Feedback for social (preventive) policy: Staff and volunteers engaged in delivering restorative conferences will build up a picture of social needs conducive to crime; there should be channels by which they can pass this on to opinion-formers and social policy-makers. The facilitators of family group conferences in New Zealand have begun to do this.7
Adequate support for Third Sector: Volunteers are good value for money, but they cannot function effectively without essential infrastructure: office, staff, hire of rooms, and so on. Skimping on this means that staff have to spend excessive time applying for funds rather than providing the service.
Preventing backsliding: the movement needs to be on its guard against tendencies to revert to former punitive, authoritarian, adversarial ways of thinking.
Including serious harm, especially ‘crimes of the powerful’. This can include abuse of power in any form, from large companies which exploit their staff or their customers or endanger them by unscrupulous disregard of safety precautions, to police, prison officers or soldiers in occupied or disputed territory who abuse their power over other people.
As regards making restorative justice available everywhere, it can be done primarily through the state (nationally and locally), and through the voluntary sector. If it is done through the state, it is ‘official’ and in some cases provided by law. Restorative justice workers who are within the system have easier access to colleagues in the Crown Prosecution Service, police, probation and the courts, to obtain referrals – although in a really restorative system, automatic referral would be the default mode. Potentially, statutory services are better resourced, although resources are currently under great pressure as we know only too well. There is a danger that restorative justice workers will be on their own in a large organization operating on a different philosophy to theirs. As regards involving the community, the statutory sector makes only limited use of volunteers; they are used for youth offending panels, but these are only partly restorative. The statutory sector does little in the way of restorative community mediation.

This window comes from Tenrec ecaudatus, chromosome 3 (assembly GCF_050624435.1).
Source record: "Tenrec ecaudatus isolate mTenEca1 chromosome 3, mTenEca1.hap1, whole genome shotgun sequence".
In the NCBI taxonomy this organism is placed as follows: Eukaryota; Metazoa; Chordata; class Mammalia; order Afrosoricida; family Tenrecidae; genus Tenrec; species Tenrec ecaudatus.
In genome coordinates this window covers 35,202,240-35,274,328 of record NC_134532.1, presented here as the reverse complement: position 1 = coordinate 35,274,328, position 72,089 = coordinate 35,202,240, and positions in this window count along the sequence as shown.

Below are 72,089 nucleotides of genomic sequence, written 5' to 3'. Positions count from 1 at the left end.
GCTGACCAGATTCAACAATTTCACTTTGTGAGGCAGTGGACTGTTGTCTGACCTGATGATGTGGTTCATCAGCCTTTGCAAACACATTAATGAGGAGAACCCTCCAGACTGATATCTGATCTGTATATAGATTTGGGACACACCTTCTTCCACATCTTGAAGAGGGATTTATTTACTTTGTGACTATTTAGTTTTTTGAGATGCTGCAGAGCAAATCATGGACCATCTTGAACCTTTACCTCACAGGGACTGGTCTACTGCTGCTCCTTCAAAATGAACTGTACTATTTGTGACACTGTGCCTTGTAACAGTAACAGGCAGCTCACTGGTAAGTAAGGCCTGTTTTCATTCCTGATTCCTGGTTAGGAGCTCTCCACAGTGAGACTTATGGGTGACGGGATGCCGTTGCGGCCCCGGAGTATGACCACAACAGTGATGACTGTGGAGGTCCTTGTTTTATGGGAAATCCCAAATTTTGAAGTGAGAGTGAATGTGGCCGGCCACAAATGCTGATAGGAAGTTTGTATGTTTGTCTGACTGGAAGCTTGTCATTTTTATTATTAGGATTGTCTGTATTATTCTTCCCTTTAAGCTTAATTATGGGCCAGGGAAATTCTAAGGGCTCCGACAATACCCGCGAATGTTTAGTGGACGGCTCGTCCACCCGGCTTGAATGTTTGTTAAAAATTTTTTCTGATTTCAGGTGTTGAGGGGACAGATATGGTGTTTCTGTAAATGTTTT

The other way of making restorative justice available is through voluntary organizations. From the start, involvement of members of the community has been a strong theme in restorative justice theory and practice. Voluntary groups have great potential for both RCJ and RSJ. There are local mediation services around the country; since the unfortunate demise of Mediation UK, no one seems to know how many. They use trained volunteer mediators to handle disputes between neighbours, workplace disputes and others, and they can promote mediation in schools and in the community generally. Volunteers are available out of office hours; when they move on, they take their heightened understanding with them. Voluntary organizations provide a link between the voluntary and statutory sectors.